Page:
For the first time in 40 years I didn't rush out and buy a new Yes album. In fact, I have waited nearly a year before even a first listen. But initial thoughts are that this was a year wasted - because it is really is an excellent addition to the Yes catalogue.
Too soon in my listening to it for a real analysis, but first impressions are of a really cohesive and incredibly melodic range of music. There are a few real old school Yes sounds and riffs - particularly from Steve Howe, a Moog and super Hammond solos from Geoff Downes, but the real highlight so far is the
Anderson-esque quality and intonation of Jon Davisons vocals. At times I really had to convince myself that it wasn't JA.
Just a shame that I didn't rush out in July 2014 and buy it!
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on 9 March 2015
well the first thing to say is the sound is superior on this shm cd and i actually like the album more than I did on the first couple of listens it is not as good as Fly From Here ...which I love ...it could do with a bit more punch on the production side of things and the material is a bit laid back ....but its a grower so stick with it
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on 20 February 2015
I don't find this Yes album as interesting as "Fly From Here", the band's previous album. I note that there is a new lead singer, Jon Davison, whose voice is more like the original 'Jon' (Anderson) than that of Benoit David, who sang on FFH. The songs are OK and the instrumental work is up to the usual high standard but I don't find it as memorable as the songs in "Fly From Here".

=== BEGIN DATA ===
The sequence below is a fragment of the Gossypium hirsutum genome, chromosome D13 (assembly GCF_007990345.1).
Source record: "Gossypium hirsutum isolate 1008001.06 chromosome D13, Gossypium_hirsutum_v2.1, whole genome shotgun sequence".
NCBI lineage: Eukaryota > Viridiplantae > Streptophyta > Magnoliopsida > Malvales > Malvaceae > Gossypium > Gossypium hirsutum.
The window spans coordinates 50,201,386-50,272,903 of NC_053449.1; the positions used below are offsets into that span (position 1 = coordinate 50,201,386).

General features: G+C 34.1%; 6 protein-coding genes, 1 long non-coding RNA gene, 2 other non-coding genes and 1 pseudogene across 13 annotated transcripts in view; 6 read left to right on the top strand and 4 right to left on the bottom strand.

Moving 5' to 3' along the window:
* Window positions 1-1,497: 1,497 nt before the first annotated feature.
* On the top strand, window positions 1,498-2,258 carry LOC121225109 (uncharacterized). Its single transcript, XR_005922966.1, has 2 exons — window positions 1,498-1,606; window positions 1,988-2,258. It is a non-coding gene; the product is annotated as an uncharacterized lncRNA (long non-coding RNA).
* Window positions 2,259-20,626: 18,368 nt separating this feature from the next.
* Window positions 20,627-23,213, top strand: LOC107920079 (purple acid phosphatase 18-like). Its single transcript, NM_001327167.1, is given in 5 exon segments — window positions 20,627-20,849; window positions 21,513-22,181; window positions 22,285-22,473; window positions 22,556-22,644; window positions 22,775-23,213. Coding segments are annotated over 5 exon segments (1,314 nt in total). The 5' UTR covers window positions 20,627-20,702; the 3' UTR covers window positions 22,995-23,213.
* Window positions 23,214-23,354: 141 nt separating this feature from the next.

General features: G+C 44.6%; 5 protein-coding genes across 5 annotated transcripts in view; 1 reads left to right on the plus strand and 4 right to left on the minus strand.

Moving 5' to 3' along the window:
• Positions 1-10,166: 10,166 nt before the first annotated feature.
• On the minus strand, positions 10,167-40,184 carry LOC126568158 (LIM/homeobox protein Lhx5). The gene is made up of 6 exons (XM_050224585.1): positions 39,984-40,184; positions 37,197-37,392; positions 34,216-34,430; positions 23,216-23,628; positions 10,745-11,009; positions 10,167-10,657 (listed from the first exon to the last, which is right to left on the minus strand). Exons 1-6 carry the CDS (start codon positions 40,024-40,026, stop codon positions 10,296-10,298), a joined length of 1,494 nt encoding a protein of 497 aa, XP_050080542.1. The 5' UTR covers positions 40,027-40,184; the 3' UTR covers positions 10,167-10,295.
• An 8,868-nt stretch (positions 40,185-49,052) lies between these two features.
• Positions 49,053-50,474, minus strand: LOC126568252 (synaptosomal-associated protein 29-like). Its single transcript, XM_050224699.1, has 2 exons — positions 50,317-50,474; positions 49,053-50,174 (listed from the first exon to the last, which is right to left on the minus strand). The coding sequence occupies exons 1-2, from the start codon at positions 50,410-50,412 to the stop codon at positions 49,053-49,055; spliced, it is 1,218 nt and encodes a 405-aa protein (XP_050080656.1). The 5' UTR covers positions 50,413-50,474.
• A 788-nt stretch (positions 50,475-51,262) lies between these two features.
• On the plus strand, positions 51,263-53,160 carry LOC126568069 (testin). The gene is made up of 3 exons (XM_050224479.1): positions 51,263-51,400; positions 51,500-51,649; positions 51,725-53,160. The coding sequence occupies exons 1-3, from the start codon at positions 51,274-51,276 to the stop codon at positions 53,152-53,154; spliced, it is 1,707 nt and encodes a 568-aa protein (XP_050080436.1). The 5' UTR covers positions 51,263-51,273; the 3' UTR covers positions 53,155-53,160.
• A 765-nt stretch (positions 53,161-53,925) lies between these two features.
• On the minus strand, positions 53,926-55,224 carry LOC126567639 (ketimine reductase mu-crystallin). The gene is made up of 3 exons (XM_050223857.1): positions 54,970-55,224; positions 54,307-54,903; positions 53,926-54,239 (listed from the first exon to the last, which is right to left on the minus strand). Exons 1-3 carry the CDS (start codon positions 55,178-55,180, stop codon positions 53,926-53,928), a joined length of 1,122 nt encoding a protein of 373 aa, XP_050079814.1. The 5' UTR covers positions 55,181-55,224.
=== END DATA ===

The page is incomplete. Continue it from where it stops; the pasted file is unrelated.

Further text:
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on 19 March 2015
The new Yes do not disappoint a great album
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on 9 March 2015
This band can do little wrong for me. Been with them since day one. Just hope this is not their last album
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on 22 May 2015
First class
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on 28 July 2014
I have some shock news for some Yes fans - it may not be easy to take but here it is... It's not 1972. What's more it's not 1977 either. There's no point pining for Close to the Edge 2 or Going for the One (again). It's 2014. The band is not going to sound like it did in the 1970s, these are not guys in their 20's - with the exception of Jon Davison - they are all in their late 60's.